Verruca’s, what are they?
Also known as a plantar wart, a verruca is caused by the Human Papilloma Virus (HPV). They often present on the sole of the foot, sometimes with overlying callus (hard skin). They can also present elsewhere on the feet such as toes or the back of the heel, although this is less common. The viral cells cause the infected area of skin to grow faster than the surrounding tissue, which is then pushed back into the foot due to pressure. The resultant lesion is effectively a plug of skin that has sealed itself off from the rest of the body. The little dark flecks that you see in a verruca aren’t ‘roots’ but instead are cauterised capillaries (blood vessels) that have been pulled up from the lower layer of the skin.
What causes a verruca?
There are many different strains of HPV that cause verruca’s. Individual strains are not usually identified when you have a verruca. This is because it currently does not affect which treatment options are available, or how effective they will be. There are over 100 known strains of HPV at present. However as we learn more about the virus it is likely that this figure will grow.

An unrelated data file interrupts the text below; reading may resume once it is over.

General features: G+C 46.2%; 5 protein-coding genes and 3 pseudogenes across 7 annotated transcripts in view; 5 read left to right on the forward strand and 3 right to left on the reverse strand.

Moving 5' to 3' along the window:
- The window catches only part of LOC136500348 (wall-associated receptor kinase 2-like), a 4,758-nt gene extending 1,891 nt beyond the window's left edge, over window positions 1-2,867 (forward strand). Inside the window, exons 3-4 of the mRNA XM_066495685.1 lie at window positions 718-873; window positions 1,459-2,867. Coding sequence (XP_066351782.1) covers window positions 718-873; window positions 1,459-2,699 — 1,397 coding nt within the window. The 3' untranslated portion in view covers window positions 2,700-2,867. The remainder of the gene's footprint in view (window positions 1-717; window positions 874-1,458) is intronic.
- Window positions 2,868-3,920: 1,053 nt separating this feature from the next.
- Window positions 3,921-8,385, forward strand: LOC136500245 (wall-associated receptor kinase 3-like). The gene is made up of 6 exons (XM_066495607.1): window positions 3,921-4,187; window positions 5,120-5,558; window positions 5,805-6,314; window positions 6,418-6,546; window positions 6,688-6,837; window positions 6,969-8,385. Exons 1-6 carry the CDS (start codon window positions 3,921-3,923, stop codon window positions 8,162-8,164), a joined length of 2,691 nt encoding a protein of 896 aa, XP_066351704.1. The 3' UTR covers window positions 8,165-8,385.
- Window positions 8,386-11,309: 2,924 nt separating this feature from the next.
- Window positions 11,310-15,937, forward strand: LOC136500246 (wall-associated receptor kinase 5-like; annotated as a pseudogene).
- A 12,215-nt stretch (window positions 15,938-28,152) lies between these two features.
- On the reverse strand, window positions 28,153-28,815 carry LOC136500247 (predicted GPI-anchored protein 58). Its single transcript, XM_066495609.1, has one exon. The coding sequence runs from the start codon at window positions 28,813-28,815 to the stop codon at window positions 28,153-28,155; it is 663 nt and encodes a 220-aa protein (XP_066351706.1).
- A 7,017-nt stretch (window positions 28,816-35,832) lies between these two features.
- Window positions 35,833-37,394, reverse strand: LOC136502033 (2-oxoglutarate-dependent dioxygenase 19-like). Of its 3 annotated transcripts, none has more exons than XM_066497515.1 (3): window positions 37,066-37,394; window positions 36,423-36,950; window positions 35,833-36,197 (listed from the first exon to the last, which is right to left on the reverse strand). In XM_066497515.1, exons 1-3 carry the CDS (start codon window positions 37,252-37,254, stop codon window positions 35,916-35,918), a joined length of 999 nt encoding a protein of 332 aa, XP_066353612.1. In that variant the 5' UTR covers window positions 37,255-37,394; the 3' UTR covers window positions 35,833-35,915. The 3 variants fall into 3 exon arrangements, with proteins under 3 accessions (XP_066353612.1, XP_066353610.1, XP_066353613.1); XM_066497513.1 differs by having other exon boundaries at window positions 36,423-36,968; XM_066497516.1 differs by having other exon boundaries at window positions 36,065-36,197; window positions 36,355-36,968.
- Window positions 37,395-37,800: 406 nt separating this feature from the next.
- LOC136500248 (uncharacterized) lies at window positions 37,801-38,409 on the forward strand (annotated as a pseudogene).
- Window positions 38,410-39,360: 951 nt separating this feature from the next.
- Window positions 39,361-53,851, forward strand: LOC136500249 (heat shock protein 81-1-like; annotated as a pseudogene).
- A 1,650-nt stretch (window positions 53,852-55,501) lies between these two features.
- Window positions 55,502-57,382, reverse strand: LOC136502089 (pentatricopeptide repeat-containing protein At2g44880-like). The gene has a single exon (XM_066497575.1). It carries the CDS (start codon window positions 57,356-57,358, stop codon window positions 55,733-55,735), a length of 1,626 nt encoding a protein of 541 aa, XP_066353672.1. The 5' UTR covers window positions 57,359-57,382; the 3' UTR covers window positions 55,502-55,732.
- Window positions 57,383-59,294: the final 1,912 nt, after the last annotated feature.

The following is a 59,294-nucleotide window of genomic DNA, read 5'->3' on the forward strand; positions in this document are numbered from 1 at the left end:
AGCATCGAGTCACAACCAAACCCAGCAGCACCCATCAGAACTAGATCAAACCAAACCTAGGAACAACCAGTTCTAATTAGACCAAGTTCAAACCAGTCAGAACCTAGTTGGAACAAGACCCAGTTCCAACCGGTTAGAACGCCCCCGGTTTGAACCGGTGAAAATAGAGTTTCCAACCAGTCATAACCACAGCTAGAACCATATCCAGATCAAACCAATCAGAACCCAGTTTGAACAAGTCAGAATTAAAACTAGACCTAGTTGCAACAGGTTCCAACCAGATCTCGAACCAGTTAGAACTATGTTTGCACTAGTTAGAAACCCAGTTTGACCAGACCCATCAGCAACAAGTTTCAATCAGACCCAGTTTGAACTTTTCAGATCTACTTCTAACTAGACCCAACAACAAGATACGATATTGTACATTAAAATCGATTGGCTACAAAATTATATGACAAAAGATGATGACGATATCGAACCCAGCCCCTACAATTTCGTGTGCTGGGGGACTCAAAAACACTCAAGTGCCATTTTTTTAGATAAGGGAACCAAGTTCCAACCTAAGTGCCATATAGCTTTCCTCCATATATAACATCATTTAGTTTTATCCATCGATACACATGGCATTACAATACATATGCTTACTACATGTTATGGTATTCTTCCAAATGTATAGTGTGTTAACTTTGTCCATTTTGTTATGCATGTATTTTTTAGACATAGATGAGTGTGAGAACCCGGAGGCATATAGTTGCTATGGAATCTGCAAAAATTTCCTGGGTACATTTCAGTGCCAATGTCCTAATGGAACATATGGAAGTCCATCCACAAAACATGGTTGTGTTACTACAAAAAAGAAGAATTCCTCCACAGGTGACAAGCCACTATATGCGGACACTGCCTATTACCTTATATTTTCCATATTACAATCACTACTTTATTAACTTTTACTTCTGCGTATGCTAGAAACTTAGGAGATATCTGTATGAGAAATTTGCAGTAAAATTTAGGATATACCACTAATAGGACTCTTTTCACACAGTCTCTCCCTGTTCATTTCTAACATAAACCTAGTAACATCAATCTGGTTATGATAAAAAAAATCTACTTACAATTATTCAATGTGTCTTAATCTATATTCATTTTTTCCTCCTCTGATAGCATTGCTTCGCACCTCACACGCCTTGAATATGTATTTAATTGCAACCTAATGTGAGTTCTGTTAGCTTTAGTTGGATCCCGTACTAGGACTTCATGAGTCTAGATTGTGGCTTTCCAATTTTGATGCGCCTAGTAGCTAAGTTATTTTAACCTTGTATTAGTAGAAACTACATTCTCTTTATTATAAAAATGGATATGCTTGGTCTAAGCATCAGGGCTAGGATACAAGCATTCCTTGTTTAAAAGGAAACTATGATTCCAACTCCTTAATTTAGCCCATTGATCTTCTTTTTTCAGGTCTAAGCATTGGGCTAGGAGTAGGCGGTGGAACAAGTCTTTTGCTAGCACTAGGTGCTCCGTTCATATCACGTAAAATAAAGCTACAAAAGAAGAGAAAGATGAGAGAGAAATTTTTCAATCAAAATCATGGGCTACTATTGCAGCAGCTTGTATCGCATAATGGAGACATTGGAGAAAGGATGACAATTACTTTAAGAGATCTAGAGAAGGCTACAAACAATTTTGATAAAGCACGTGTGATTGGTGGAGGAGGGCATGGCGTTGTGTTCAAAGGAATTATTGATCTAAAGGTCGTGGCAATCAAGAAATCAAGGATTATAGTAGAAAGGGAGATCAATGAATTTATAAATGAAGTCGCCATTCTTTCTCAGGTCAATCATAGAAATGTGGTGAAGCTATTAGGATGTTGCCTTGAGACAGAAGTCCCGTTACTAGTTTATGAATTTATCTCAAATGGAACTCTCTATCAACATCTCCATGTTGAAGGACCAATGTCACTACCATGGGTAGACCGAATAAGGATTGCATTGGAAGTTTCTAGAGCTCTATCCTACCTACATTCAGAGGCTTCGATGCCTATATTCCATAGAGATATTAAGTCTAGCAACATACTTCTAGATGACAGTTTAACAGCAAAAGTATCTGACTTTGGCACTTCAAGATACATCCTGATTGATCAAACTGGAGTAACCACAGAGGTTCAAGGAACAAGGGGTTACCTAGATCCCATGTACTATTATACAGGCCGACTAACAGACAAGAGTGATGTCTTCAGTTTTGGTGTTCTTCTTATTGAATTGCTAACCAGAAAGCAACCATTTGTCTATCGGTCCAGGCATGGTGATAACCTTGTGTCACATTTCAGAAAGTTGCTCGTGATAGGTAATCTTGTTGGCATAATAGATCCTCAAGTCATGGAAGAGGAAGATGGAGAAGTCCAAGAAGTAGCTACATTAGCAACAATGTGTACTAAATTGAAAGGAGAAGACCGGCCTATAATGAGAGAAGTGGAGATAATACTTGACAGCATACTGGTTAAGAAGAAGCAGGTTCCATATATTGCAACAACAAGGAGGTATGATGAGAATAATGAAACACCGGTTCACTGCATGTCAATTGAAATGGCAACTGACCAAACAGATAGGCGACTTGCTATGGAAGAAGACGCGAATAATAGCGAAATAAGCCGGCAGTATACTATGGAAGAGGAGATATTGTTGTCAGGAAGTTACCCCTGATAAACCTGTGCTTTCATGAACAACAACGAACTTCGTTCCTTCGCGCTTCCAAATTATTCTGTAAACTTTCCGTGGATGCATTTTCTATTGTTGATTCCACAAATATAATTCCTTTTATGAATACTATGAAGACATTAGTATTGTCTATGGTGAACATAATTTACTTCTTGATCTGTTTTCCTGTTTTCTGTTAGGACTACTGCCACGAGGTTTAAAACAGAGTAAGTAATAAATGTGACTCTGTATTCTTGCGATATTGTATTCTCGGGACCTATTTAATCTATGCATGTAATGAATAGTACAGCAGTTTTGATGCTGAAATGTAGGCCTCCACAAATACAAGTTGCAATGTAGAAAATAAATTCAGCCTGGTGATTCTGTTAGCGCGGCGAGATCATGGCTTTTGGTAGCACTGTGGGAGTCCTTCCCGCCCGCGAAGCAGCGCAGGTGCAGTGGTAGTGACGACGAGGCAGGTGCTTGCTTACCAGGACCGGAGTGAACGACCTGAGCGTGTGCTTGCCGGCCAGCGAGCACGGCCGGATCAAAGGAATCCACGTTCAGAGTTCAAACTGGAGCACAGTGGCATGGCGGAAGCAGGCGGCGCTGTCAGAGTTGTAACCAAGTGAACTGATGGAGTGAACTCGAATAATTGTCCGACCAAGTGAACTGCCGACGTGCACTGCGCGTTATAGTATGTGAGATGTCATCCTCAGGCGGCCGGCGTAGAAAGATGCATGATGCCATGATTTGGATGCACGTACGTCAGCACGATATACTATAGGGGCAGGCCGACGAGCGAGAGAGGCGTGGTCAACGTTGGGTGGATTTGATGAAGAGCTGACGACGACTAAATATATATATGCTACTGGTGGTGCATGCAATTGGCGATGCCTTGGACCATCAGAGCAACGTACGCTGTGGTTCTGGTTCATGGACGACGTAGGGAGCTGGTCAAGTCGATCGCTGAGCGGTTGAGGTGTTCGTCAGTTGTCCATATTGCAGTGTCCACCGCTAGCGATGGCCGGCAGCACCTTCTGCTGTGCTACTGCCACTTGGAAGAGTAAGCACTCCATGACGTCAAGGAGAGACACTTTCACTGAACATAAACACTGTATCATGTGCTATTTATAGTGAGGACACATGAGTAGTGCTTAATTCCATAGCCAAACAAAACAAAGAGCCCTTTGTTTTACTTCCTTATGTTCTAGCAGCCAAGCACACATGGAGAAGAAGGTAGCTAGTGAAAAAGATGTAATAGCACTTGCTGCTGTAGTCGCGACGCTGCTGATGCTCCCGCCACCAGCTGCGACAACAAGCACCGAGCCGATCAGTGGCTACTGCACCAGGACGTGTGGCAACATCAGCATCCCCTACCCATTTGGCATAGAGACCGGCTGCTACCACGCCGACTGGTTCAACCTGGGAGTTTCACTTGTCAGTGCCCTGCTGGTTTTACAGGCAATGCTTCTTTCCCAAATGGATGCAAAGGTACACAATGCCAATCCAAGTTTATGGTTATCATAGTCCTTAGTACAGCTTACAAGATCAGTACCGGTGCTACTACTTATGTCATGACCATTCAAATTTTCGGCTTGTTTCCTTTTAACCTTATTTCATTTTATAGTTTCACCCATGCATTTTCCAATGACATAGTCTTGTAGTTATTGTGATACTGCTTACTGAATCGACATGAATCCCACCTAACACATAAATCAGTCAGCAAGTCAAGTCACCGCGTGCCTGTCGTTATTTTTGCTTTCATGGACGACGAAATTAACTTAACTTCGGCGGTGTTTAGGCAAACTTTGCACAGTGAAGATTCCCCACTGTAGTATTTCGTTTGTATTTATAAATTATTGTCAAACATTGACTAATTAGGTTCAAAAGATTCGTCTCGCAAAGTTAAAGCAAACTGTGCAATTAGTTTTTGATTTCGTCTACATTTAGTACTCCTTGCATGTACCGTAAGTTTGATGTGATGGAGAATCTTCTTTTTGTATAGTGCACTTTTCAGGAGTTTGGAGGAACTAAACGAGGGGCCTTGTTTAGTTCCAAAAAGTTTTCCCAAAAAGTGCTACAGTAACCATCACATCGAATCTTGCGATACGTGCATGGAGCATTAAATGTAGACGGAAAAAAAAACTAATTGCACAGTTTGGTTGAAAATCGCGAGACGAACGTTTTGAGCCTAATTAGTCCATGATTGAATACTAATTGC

How do I get verruca’s?
It remains unclear exactly how verruca’s are spread. It is thought that a break in the skin (even if very small) and a temporarily impaired immune system is needed for the virus to infect skin cells (Vlahovic and Khan, 2016). Most adults (as high as 8 out of 10) will be exposed to HPV at some point in their lifetime. When exposed to HPV, people may or may not develop symptoms throughout their lifetime. At present screening for HPV in blood donations isn’t routinely carried out. This is because a viral particle requires access into a basal epithelial cell. The basal epithelial cells sit on top of the dermis and form the 1st and lowest of the 5 layers of the epidermis. This makes them difficult for the HPV to access.
How likely am I to catch a verruca at the local swimming pool?
The virus does not survive for very long on non-living surfaces. Infection usually requires skin to skin contact or with a very recently contaminated surface. It is therefore no more likely that you will contract verruca’s from swimming baths than any other areas your feet are exposed to.
For further information on treating verruca’s, please click the following link to see our most effective treatments: http://www.darlingtonfootclinic.co.uk/verruca-treatment-clinic/
If you wish to read more about HPV, verrucas and warts and the other conditions that this virus is linked to, follow the links below:
Vlahovic, T.C. and Khan, M.T. 2016. The Human Papillomavirus and Its Role in Plantar Warts: A Comprehensive Review of Diagnosis and Management. Clinics in Podiatric Medicine and Surgery, 33(3), pp. 337 – 353.